Posted on May 1, Louise shares “Finders Keepers” to show everyone a neat thing she found: A really old coin. It was on the floor at the foot of her bed, and it looks like it’s from long, long ago — Louise estimates it’s Victorian. She’s not wrong; the date on the coin is 1900, and Queen Victoria’s reign ended with her death at the beginning of 1901.
This is the exact moment I first thought, “It’s not a stalker; that flat is haunted.” Anyone who is well-versed in ghost stories knows that a strange, ancient object never just appears. It’s never the result of simply having accidentally dislodged something from a nook or cranny while you were settling in, only to find it the next day. If an object like this coin shows up in your home, it’s because something put it there. And not only is that something not human, it’s probably not benevolent, either.
The next video, “Weird Cold Spot In My Bedroom,” which was posted on May 4, just confirmed my theory. Louise doesn’t talk about it in terms of anything paranormal or supernatural; in fact, she never discusses what’s happening in her flat in these terms at all. The cold spot is just a weird occurrence, as far as she’s concerned — and, to be fair, having lived in several old, drafty apartments and flats myself, both in the United States and in London, it’s not even that odd. (Ask me about the time my boiler broke and I didn’t have any heat in the middle of winter for months on end.) Indeed, Louise thought it was caused by the flat’s heat malfunctioning, so she called the utility company about the issue. They sent her a thermometer so she could take measurements and provide more information to them.
But, again, anyone who knows anything at all about the paranormal knows that the flat’s temperature issues are significant: Cold spots are often said to be indicator that an entity of some sort is present. The theory is that, in order for a ghost or spirit to manifest, they need to draw energy from their environment — and in this case, energy equals heat. There are, of course, plenty of logical explanations for cold spots that have nothing to do with the paranormal; however, since ghosts are clearly real in the world of In The Dark, that’s what we can assume is going on in Louise’s flat.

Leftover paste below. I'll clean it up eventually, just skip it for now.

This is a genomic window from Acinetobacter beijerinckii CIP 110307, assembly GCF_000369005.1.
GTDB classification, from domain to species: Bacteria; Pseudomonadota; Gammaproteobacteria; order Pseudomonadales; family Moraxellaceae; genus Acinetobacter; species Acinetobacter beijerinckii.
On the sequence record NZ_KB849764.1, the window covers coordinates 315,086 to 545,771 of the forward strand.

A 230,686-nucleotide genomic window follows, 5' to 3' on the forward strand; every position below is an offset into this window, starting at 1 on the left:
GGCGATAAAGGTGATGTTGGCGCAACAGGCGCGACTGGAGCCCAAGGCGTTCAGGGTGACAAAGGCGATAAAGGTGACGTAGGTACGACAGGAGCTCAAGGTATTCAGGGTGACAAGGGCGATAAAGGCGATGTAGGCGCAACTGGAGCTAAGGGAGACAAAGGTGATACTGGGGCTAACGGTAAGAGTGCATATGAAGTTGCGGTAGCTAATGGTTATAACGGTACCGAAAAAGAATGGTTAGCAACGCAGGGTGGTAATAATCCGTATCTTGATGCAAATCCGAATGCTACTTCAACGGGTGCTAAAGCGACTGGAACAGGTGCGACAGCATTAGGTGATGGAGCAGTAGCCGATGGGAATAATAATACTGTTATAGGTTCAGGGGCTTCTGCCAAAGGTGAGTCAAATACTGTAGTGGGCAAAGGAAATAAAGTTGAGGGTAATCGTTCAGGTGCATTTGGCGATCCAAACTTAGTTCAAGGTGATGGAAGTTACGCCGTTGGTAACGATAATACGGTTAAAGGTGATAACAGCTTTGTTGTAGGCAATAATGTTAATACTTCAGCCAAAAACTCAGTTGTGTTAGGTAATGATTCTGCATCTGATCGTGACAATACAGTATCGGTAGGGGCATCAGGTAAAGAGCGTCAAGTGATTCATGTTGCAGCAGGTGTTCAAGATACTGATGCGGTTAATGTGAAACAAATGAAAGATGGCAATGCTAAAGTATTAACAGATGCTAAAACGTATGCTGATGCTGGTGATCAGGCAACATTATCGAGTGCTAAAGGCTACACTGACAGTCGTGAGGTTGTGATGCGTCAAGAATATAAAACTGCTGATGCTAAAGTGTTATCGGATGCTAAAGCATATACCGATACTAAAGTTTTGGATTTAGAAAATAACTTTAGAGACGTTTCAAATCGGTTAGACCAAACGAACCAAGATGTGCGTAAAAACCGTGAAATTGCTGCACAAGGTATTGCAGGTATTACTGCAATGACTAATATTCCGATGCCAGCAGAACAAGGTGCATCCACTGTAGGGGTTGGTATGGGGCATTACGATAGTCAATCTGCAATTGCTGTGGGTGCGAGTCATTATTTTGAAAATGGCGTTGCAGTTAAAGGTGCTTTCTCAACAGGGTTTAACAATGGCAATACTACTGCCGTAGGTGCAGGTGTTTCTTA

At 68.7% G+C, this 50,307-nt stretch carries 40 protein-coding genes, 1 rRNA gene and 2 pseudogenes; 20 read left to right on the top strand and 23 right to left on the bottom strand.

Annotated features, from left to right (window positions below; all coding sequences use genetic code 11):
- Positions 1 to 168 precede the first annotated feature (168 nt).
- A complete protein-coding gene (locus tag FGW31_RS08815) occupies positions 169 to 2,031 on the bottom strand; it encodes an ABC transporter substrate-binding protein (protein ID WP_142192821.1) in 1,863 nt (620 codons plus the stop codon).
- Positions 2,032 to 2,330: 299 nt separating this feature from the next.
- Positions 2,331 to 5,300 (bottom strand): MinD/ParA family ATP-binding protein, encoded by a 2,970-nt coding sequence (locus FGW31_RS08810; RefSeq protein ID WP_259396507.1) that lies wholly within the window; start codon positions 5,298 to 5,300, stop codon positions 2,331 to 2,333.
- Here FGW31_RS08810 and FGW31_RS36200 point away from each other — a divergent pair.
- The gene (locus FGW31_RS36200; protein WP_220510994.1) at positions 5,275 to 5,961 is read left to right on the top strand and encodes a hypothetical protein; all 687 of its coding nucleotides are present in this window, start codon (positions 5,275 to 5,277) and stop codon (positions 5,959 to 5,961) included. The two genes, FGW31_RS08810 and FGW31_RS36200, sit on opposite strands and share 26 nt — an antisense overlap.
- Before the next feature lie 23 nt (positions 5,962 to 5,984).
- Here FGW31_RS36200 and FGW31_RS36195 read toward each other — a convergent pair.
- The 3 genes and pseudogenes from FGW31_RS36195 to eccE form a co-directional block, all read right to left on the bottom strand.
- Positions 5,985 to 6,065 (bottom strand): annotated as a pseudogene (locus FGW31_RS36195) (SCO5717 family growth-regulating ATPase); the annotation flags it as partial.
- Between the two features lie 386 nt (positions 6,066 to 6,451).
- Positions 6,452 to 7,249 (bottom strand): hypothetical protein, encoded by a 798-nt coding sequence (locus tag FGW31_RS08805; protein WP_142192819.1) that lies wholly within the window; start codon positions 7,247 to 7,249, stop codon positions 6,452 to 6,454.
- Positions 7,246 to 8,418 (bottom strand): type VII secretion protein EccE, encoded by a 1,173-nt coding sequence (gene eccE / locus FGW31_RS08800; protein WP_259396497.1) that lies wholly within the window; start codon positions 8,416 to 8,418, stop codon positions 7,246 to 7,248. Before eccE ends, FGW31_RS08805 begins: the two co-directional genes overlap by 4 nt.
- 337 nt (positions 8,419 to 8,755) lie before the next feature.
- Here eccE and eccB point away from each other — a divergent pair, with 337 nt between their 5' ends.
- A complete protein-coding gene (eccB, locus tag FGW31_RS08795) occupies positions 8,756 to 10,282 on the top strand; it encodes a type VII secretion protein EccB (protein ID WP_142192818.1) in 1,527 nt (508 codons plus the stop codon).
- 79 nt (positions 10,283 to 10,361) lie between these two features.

So, when Louise not only observes that sometimes when she wakes up in the morning, one side of her bed is markedly colder than the other, but also shows us the temperature changing dramatically on an actual thermometer depending on which side of the bed she uses it on… well, that’s when I think it becomes pretty clear that whatever Louise is dealing with, it’s not a stalker. At its warmest, the thermometer reads 21 degrees C, or just shy of 70 degrees F; at its coldest, though, it reads nine degrees C, or about 48 degrees F — which, yeah, is really cold for the interior of a living space. For reference, according to the Housing Health and Safety Rating System, British Standards dictate that living rooms be maintained at a minimum of 21 degrees C and sleeping rooms at a minimum of 18 degrees C — so nine degrees is far, far below what Louise’s bedroom should measure.
Louise Is Missing
The snowball begins rolling down the hill at exponential speeds after that point, making it very, very clear that Louise’s trouble is paranormal in nature — and, therefore, that the whole thing is really a hoax. But the beauty of this series is that even after it can no longer be denied that Louise is dealing with a malevolent entity, rather than a human, In The Dark nails it in terms of believability. Zoe Richards’ performance as Louise Paxton is magnificent — it’s so astonishingly natural that there’s virtually no indication there’s any acting going on at all. I also love that Louise isn’t really using any kind of fancy technology to document what’s going on; because of the era in which the series was made, all she has access to is a camcorder — not a smartphone equipped with ghost hunting apps, or even just a phone with a high-quality camera. (I still had a flip phone in 2007, and I’m sure I’m not alone — and anyway, the first iPhone wasn’t released until June 29, 2007, just a few days before Louise’s “disappearance.”) The video quality isn’t great, but it works so well here.
The result of the whole production is that Louise feels very real. What she experiences feels very real. And her disappearance feels very real — all of which makes In The Dark absolutely riveting.
The original videos are still live at the Louise Paxton YouTube channel, although be warned that they’re not available to view in all countries, including the United States. This video, though, takes all of the individual videos and strings them together into one master video; it’s about an hour and 38 minutes in total, making it about the length of a movie (skip the first minute and 30 seconds or so — it’s a clumsy and grammatically incorrect lead-in that I don’t believe was part of the original series). Also, the Louise Paxton website is still up and running — the “Diaries” section is useful for accessing the specific dates of each video and providing a timeline of events.
I only have one question that remains: Just what was living in Louise’s flat with her, anyway?
Follow The Ghost In My Machine on Bluesky @GhostMachine13.bsky.social, Twitter @GhostMachine13, and Facebook @TheGhostInMyMachine. And for more games, don’t forget to check out Dangerous Games To Play In The Dark, available now from Chronicle Books!
[Photos via Jambo The Gamer/YouTube (4)]